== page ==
Social inequality, climate change, global migration, the consequences of the worldwide economic and financial crisis of 2008 and international terrorism - the challenges facing the countries of the OECD and the EU have scarcely diminished over the last years. At the same time, however, opportunities to engage in long-term-oriented policy are compromised in many countries due to the advances being made by nationalist populism. The international community is drifting apart on issues of democracy quality and the rule of law. These are the key findings of our Sustainable Governance Indicators (SGI) 2017. From November 2015 to November 2016 the study assessed governance and reforms in all EU and OECD states on the basis of 136 indicators.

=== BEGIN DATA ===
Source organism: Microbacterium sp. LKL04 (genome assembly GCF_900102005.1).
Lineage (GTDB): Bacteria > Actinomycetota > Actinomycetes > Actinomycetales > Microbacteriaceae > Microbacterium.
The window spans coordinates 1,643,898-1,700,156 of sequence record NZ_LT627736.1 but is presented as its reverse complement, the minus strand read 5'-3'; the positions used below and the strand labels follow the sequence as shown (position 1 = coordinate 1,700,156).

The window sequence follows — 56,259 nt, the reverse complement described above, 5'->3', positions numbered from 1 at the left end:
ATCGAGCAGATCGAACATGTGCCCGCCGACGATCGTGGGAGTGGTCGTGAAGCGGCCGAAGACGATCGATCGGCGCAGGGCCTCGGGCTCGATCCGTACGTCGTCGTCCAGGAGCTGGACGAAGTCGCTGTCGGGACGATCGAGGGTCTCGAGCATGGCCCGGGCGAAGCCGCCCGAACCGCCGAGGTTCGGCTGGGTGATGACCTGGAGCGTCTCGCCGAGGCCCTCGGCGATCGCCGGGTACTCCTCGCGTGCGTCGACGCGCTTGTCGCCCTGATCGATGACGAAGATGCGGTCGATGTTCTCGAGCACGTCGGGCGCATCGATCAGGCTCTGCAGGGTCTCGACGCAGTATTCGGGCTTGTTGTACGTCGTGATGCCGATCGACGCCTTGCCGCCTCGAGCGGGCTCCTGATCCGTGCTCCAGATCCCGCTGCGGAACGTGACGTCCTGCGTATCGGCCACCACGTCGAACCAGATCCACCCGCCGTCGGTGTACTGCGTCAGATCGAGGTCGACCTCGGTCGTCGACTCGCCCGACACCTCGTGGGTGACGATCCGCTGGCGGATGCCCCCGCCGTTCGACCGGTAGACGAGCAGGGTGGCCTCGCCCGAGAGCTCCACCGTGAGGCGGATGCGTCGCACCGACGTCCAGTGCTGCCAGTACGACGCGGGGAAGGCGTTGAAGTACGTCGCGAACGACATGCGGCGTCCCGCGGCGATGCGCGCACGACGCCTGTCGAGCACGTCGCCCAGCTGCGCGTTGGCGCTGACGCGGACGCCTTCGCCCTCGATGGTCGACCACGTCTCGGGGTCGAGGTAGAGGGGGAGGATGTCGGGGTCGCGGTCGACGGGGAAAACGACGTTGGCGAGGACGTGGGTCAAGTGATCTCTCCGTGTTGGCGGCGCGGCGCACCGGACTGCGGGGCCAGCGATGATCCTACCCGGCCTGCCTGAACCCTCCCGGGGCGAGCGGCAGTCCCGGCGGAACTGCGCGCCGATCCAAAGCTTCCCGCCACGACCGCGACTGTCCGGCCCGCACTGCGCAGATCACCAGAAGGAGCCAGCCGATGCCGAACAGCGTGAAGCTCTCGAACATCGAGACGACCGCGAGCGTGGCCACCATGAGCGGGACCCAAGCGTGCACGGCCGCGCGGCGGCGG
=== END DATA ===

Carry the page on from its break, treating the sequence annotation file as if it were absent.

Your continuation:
In the aggregate evaluation, the Scandinavian countries, led by Sweden, continue to achieve the best scores. Switzerland and Germany also fall into the top group. In contrast, the United States have deteriorated by three places, and continue to perform far below the average level (29th place). Greece again takes last place in the cross-country comparison, but for the first time, an improvement in policy outcomes is evident.